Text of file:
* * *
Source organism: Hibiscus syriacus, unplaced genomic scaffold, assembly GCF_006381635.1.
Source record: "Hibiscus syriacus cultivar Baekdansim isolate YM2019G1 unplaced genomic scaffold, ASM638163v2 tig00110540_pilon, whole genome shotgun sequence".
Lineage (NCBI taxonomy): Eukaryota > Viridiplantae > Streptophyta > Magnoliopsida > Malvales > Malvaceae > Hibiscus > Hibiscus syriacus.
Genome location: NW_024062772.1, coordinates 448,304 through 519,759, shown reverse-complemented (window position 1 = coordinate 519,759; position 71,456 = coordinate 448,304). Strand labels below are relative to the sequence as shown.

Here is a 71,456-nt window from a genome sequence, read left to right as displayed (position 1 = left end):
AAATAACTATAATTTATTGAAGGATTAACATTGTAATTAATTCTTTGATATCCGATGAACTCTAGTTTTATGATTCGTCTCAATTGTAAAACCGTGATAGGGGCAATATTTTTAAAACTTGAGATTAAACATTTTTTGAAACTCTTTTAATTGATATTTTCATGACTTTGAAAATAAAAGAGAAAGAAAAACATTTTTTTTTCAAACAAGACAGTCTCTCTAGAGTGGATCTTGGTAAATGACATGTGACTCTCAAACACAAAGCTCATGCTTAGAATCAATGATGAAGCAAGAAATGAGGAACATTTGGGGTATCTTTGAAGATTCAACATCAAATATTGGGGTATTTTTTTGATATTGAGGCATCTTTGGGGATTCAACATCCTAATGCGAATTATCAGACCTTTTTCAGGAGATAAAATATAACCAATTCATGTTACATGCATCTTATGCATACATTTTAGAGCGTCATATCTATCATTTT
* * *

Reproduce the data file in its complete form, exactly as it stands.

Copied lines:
Source organism: Hibiscus syriacus, unplaced genomic scaffold, assembly GCF_006381635.1.
Source record: "Hibiscus syriacus cultivar Baekdansim isolate YM2019G1 unplaced genomic scaffold, ASM638163v2 tig00110540_pilon, whole genome shotgun sequence".
Lineage (NCBI taxonomy): Eukaryota > Viridiplantae > Streptophyta > Magnoliopsida > Malvales > Malvaceae > Hibiscus > Hibiscus syriacus.
Genome location: NW_024062772.1, coordinates 448,304 through 519,759, shown reverse-complemented (window position 1 = coordinate 519,759; position 71,456 = coordinate 448,304). Strand labels below are relative to the sequence as shown.

Here is a 71,456-nt window from a genome sequence, read left to right as displayed (position 1 = left end):
AAATAACTATAATTTATTGAAGGATTAACATTGTAATTAATTCTTTGATATCCGATGAACTCTAGTTTTATGATTCGTCTCAATTGTAAAACCGTGATAGGGGCAATATTTTTAAAACTTGAGATTAAACATTTTTTGAAACTCTTTTAATTGATATTTTCATGACTTTGAAAATAAAAGAGAAAGAAAAACATTTTTTTTTCAAACAAGACAGTCTCTCTAGAGTGGATCTTGGTAAATGACATGTGACTCTCAAACACAAAGCTCATGCTTAGAATCAATGATGAAGCAAGAAATGAGGAACATTTGGGGTATCTTTGAAGATTCAACATCAAATATTGGGGTATTTTTTTGATATTGAGGCATCTTTGGGGATTCAACATCCTAATGCGAATTATCAGACCTTTTTCAGGAGATAAAATATAACCAATTCATGTTACATGCATCTTATGCATACATTTTAGAGCGTCATATCTATCATTTT